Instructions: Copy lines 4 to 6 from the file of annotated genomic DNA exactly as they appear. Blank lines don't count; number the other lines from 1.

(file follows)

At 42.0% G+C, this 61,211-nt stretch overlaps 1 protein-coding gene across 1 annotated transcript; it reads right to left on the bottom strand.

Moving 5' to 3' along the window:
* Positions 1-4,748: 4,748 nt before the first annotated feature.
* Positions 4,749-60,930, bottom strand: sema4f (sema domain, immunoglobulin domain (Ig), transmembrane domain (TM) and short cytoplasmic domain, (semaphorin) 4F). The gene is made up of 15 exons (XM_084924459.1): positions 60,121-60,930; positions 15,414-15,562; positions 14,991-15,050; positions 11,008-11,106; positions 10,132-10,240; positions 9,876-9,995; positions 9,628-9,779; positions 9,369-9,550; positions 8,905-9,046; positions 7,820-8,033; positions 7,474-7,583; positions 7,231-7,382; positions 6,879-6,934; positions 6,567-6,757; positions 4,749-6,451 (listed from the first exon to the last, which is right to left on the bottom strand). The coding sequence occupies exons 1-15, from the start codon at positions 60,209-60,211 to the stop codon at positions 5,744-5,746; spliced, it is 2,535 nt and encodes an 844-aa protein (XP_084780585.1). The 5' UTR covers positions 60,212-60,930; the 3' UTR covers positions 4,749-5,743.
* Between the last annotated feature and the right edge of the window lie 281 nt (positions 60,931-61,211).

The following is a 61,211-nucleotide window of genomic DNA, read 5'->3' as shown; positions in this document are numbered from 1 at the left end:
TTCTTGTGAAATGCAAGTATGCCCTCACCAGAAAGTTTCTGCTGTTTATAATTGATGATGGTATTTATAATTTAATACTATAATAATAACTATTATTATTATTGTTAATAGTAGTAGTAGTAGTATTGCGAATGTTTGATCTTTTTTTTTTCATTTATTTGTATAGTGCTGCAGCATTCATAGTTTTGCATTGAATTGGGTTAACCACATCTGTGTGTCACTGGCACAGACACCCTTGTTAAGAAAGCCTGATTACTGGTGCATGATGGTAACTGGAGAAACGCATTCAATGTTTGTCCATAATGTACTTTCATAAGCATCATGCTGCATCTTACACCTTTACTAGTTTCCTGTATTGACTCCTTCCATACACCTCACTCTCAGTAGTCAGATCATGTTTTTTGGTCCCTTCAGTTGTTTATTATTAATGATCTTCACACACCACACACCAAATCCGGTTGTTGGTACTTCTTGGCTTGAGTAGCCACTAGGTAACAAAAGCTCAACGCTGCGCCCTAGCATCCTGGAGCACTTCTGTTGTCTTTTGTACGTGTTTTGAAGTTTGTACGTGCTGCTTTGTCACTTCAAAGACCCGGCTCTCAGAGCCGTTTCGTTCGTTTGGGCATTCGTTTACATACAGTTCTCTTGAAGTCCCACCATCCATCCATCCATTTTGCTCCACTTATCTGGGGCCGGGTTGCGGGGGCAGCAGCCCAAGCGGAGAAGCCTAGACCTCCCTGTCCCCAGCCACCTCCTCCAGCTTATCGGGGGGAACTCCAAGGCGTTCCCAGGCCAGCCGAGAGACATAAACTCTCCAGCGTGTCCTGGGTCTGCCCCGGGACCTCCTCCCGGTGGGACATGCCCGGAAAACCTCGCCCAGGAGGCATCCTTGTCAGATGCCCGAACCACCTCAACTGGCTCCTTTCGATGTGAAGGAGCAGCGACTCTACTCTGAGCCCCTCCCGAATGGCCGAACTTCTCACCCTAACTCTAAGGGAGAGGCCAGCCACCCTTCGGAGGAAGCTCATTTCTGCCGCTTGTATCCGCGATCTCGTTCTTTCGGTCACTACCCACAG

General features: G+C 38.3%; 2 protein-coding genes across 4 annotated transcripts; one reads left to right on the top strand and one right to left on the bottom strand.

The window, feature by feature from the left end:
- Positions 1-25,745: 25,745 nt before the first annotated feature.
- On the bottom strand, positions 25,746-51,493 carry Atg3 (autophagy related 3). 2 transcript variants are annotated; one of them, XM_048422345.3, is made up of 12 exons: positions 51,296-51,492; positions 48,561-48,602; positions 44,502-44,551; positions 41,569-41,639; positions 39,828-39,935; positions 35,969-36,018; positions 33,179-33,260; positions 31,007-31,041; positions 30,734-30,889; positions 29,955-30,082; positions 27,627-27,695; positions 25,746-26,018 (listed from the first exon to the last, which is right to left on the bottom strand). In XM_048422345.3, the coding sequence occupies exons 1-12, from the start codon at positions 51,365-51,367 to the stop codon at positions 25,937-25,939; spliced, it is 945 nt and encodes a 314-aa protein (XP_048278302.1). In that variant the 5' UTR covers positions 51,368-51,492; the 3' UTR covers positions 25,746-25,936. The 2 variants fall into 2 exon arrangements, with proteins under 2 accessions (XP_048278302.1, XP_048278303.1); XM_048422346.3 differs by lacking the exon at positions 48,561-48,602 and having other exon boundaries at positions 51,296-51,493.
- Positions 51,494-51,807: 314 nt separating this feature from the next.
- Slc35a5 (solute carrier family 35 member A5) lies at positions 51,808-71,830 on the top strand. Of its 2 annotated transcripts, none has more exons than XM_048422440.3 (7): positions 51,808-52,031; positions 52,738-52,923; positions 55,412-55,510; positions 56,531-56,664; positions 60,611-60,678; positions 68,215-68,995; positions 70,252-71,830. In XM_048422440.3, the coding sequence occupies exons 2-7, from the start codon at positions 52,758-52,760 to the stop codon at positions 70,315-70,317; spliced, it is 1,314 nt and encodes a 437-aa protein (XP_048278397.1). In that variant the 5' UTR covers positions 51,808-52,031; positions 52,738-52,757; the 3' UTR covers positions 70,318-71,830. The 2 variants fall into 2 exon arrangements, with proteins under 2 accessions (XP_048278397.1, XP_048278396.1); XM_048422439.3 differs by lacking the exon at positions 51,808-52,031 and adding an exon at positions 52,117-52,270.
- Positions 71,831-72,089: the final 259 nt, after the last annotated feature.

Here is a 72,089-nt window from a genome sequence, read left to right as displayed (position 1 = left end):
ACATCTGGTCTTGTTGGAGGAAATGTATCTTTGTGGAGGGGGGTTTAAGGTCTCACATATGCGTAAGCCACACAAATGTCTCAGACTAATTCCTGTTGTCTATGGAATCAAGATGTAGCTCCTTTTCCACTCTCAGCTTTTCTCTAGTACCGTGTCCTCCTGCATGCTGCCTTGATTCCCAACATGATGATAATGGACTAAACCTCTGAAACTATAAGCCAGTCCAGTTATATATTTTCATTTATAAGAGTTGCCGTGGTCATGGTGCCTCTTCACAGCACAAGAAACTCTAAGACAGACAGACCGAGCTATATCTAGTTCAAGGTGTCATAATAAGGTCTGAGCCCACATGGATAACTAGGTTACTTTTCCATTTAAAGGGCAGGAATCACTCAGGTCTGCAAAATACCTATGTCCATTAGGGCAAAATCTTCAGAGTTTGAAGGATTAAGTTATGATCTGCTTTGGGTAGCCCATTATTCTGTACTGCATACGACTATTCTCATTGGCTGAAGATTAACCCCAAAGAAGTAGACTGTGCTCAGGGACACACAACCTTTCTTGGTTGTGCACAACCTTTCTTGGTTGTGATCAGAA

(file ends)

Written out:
* Positions 4,749-60,930, bottom strand: sema4f (sema domain, immunoglobulin domain (Ig), transmembrane domain (TM) and short cytoplasmic domain, (semaphorin) 4F). The gene is made up of 15 exons (XM_084924459.1): positions 60,121-60,930; positions 15,414-15,562; positions 14,991-15,050; positions 11,008-11,106; positions 10,132-10,240; positions 9,876-9,995; positions 9,628-9,779; positions 9,369-9,550; positions 8,905-9,046; positions 7,820-8,033; positions 7,474-7,583; positions 7,231-7,382; positions 6,879-6,934; positions 6,567-6,757; positions 4,749-6,451 (listed from the first exon to the last, which is right to left on the bottom strand). The coding sequence occupies exons 1-15, from the start codon at positions 60,209-60,211 to the stop codon at positions 5,744-5,746; spliced, it is 2,535 nt and encodes an 844-aa protein (XP_084780585.1). The 5' UTR covers positions 60,212-60,930; the 3' UTR covers positions 4,749-5,743.
* Between the last annotated feature and the right edge of the window lie 281 nt (positions 60,931-61,211).

The following is a 61,211-nucleotide window of genomic DNA, read 5'->3' as shown; positions in this document are numbered from 1 at the left end: